• During the configuration process where a local area network is configured by an administrator with a plurality of switches, etc., many ports can be truncated or bundled to increase bandwidth. For example, if traffic between a first switch SW1 and SW2 is anticipated to be particularly high, the LAN may be configured to have a plurality of ports, such as the ports 1 and 2 to be connected with each other. In a 100 megabit per second environment, truncating two ports effectively creates an increased bandwidth of 200 megabits per second between the two ports. The two ports 1 and 2 are therefore identified as the trunk group and the CPU 52 is used to properly configure trunk group handling. Once a trunk group is identified, it is treated as a plurality of ports acting as a logical port. 19 FIG. 12 shows a configuration in which SW1 containing a plurality of ports thereon has a trunk group with the ports 1 and 2 of SW2, where the trunk group consists of 2 communication lines connecting the ports 1 and 2 each of which SW1 and SW2 connects to each other. This forms the trunk group T. In this example, station A looks to the port 3 is connected by SW1, the connection or a packet transmission to station B, which is connected to port 26 from SW2 switch. The packet must therefore be through the trunk group T of Port 3 from SW1 to port 26 get from SW2. It should be noted that the trunk group may include any number of ports between the switches. As the traffic flow between SW1 and SW2 increases, trunk group T can be reconfigured by the administrator to include multiple ports, effectively increasing bandwidth. In addition to providing increased bandwidth, truncation provides redundancy in the event of failure of any of the connections between the switches. Once the trunk group is created, a user programs the SOC 10 by means of the CPU 52 to identify the appropriate trunk group or trunk groups with Trunk Group Identification (TGID) information. A trunk group port bitmap is prepared for each TGID; and there will be a trunk group table for each module on the SOC 10 is used to implement the trunk groups, which may also be referred to as port pooling. A trunk group bitmap table is also provided. These two tables are provided per module and are similar to the tables 21 . 22 and 23 they are implemented in silicon as two-dimensional arrays. In one embodiment of the SOC 10 Six trunk groups can be supported, with each trunk group having up to eight trunk ports on it. However, for communication, the same port must be used for the packet flow to prevent the order of the packets or frames from getting mixed up. The identification of each port used for communication is based on any of the following: source MAC address, destination MAC address. Source IP address, destination IP address or combinations of source and destination addresses. If the source MAC is used, for example, if station A is at port 3 SW3 tries to send a packet to station B on port 26 from SW2, then the last three bits of the source MAC address of station A, which is the source address field of the packet, are used to generate a trunk port index. With respect to the trunk port index, then, a lookup is made to the trunk group table from the ingress submodule 14 of the specific port on the switch to determine which port of the trunk group to use for the connection. In other words, when a packet is to be sent from station A to station B, address resolution is performed as previously discussed. If the packet is to be handled by a trunk group, then a T-bit is set in the ARL entry which is matched by the destination address. If the T-bit or Trunk bit is set, then the destination address is learned from one of the trunk ports. The output port is therefore not learned from the port number contained in the ARL entry, but instead is learned from the Trunk Group ID and the Rule Tag (RTAG), which is picked up by the ARL entry and which can be used. Identify the trunk port based on the trunk port index included in the trunk group table. The RTAG and TGID included in the ARL entry therefore define which part of the packet is used to generate the trunk port index. For example, if the RTAG value is 1, then the last three bits of the source MAC address are used to identify the trunk port index; then using the trunk group table, the trunk port index can then be used to identify the appropriate trunk port for communication. If the RTAG value is 2, then it is the last three bits of the destination MAC address used to generate the trunk port In dex be used. If the RTAG is 3, then the last three bits of the source MAC address become XOR associated with the last three bits of the destination MAC address. The result of this operation is used to generate the trunk port index. IP packets use additional RTAG values, so the source IP and destination IP addresses are used for the trunk port index instead of the MAC addresses. The SOC 10 is configured such that when a trunk port is shut down or becomes faulty for any reason, notification is made by the CMIC 40 and the CPU 52 is sent. The CPU 52 is then configured to automatically check the trunk group table and the VLAN tables to ensure that the appropriate port bitmaps are changed to reflect the fact that a port has been shut down and therefore has been removed. Similarly, when the trunk port or connection is reestablished, the process is reversed and a message must be sent to the CPU 52 so that the VLAN tables, trunk group tables, and so forth can be updated to reflect the presence of the trunk port.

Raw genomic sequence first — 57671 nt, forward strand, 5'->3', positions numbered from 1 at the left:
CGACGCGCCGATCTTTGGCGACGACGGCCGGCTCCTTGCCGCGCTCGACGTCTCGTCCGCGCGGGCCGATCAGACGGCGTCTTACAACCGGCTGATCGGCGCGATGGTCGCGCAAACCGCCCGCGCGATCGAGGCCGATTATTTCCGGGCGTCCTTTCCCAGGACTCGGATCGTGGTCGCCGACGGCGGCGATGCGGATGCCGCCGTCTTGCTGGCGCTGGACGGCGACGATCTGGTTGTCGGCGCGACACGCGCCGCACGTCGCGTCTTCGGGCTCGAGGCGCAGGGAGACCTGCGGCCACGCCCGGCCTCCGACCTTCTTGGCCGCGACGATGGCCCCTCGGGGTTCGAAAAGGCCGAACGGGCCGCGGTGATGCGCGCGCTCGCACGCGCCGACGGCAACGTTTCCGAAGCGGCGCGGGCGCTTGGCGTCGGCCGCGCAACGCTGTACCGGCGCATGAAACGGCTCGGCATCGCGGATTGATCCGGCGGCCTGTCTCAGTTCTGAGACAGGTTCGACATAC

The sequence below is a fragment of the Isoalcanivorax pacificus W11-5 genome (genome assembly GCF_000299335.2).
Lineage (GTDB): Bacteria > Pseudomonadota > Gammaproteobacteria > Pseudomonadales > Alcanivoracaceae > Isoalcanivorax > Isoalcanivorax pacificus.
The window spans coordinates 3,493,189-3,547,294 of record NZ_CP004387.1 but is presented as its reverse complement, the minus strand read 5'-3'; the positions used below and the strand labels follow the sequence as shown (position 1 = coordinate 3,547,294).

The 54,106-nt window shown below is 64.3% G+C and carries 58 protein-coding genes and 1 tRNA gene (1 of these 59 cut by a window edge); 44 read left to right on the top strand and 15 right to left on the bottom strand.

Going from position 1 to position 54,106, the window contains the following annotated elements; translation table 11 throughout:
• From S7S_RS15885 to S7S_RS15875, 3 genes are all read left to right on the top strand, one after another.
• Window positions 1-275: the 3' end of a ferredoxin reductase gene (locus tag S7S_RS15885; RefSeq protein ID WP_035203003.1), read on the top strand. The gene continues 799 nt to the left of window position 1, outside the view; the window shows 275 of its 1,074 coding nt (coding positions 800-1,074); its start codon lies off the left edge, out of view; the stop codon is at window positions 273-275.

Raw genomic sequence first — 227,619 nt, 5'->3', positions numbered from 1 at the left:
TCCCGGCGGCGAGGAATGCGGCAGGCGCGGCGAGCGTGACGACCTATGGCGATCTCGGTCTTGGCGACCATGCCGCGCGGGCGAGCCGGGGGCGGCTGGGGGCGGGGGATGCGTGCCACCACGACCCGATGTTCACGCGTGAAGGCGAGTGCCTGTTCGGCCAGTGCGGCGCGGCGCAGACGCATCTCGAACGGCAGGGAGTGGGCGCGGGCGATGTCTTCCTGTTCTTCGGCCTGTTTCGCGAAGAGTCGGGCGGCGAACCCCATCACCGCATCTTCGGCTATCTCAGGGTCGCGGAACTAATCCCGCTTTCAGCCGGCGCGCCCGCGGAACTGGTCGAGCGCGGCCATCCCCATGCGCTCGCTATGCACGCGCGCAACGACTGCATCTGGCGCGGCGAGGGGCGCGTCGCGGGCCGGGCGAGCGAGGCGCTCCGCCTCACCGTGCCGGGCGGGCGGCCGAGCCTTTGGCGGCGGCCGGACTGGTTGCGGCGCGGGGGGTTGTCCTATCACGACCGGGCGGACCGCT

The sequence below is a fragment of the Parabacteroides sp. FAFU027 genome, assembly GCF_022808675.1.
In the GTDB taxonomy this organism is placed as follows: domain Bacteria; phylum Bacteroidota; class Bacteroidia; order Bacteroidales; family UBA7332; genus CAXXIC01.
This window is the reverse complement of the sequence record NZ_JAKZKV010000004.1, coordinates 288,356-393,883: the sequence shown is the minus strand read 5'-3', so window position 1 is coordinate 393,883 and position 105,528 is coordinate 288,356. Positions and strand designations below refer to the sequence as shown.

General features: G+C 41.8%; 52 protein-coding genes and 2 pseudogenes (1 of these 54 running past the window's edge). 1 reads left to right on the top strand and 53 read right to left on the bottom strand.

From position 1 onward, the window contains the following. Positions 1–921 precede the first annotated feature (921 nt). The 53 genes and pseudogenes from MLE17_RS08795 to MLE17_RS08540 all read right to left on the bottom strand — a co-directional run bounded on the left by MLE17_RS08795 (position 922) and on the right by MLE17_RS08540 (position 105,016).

• Furthermore, it should be noted that because the trunk group is being traded as a single logical connection, the trunk group is configured to accept control frames or control packets, also known as BPDUs, for only one of the trunk ports. The port-based VLAN table must therefore be configured to reject incoming BPDUs from unspecified trunk ports. This rejection can be easily achieved by setting a B-bit in the VLAN table. The IEEE 802.1d standard defines an algorithm known as a spanning tree algorithm to prevent data loops in switches where there are trunk groups. With reference to 19 could be a logical loop between the ports 1 and 2 and the switches SW1 and SW2. The spanning tree algorithm defines four separate states, which states include disabling, blocking, listening, learning, and forwarding. The port-based VLAN table is configured to be the CPU 52 is able to program the ports for a specific ARL state so that the ARL logic performs the appropriate action on the incoming packets. As stated previously, the B-bit in the VLAN table provides the ability to reject BPDUs. The St bit in the ARL table allows the CPU to learn the static entries; like in the 18 is noticed, static entries are not aged by the aging process. The hit bit in the ARL table enables the ARL engine, as previously noted 143 to detect if there is a hit on this entry or not. In other words, the SOC uses 10 a unique configuration of the ARL tables, the VLAN table, the modules, etc. to provide an efficient silicon-based implementation of the spanning tree states.